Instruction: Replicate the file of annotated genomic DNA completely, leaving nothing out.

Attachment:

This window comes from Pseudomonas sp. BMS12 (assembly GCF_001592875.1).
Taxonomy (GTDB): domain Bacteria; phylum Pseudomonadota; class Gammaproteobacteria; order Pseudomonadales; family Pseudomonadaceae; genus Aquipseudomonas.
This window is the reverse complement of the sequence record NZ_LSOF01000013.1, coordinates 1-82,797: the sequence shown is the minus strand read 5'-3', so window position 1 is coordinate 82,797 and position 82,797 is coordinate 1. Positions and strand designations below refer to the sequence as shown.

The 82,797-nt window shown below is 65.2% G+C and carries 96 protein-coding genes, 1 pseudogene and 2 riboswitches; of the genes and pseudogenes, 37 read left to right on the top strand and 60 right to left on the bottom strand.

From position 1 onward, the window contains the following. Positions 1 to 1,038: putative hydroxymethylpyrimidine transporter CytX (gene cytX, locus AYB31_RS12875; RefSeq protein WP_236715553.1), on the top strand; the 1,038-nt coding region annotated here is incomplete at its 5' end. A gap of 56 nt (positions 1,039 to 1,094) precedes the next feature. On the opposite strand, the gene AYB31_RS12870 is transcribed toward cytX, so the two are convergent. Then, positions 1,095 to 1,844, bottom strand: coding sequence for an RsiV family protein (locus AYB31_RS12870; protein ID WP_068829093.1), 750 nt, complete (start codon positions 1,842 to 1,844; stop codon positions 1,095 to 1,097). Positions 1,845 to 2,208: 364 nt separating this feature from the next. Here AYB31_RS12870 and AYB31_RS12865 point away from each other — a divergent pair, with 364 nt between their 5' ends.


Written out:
This window comes from Pseudomonas sp. BMS12 (assembly GCF_001592875.1).
Taxonomy (GTDB): domain Bacteria; phylum Pseudomonadota; class Gammaproteobacteria; order Pseudomonadales; family Pseudomonadaceae; genus Aquipseudomonas.
This window is the reverse complement of the sequence record NZ_LSOF01000013.1, coordinates 1-82,797: the sequence shown is the minus strand read 5'-3', so window position 1 is coordinate 82,797 and position 82,797 is coordinate 1. Positions and strand designations below refer to the sequence as shown.

The 82,797-nt window shown below is 65.2% G+C and carries 96 protein-coding genes, 1 pseudogene and 2 riboswitches; of the genes and pseudogenes, 37 read left to right on the top strand and 60 right to left on the bottom strand.

From position 1 onward, the window contains the following. Positions 1 to 1,038: putative hydroxymethylpyrimidine transporter CytX (gene cytX, locus AYB31_RS12875; RefSeq protein WP_236715553.1), on the top strand; the 1,038-nt coding region annotated here is incomplete at its 5' end. A gap of 56 nt (positions 1,039 to 1,094) precedes the next feature. On the opposite strand, the gene AYB31_RS12870 is transcribed toward cytX, so the two are convergent. Then, positions 1,095 to 1,844, bottom strand: coding sequence for an RsiV family protein (locus AYB31_RS12870; protein ID WP_068829093.1), 750 nt, complete (start codon positions 1,842 to 1,844; stop codon positions 1,095 to 1,097). Positions 1,845 to 2,208: 364 nt separating this feature from the next. Here AYB31_RS12870 and AYB31_RS12865 point away from each other — a divergent pair, with 364 nt between their 5' ends.